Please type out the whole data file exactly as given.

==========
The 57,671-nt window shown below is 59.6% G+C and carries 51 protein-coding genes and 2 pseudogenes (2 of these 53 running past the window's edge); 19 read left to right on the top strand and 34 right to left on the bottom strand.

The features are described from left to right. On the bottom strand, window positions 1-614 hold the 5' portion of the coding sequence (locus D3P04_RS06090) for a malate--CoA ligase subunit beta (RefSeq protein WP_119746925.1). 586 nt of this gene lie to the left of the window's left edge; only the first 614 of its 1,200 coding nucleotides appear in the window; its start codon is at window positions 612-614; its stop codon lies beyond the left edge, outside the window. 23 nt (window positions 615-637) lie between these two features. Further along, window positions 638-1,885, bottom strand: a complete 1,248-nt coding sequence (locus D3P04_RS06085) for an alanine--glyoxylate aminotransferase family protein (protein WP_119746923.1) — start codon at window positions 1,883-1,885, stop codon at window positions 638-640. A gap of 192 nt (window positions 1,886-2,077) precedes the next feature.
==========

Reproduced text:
The 57,671-nt window shown below is 59.6% G+C and carries 51 protein-coding genes and 2 pseudogenes (2 of these 53 running past the window's edge); 19 read left to right on the top strand and 34 right to left on the bottom strand.

The features are described from left to right. On the bottom strand, window positions 1-614 hold the 5' portion of the coding sequence (locus D3P04_RS06090) for a malate--CoA ligase subunit beta (RefSeq protein WP_119746925.1). 586 nt of this gene lie to the left of the window's left edge; only the first 614 of its 1,200 coding nucleotides appear in the window; its start codon is at window positions 612-614; its stop codon lies beyond the left edge, outside the window. 23 nt (window positions 615-637) lie between these two features. Further along, window positions 638-1,885, bottom strand: a complete 1,248-nt coding sequence (locus D3P04_RS06085) for an alanine--glyoxylate aminotransferase family protein (protein WP_119746923.1) — start codon at window positions 1,883-1,885, stop codon at window positions 638-640. A gap of 192 nt (window positions 1,886-2,077) precedes the next feature.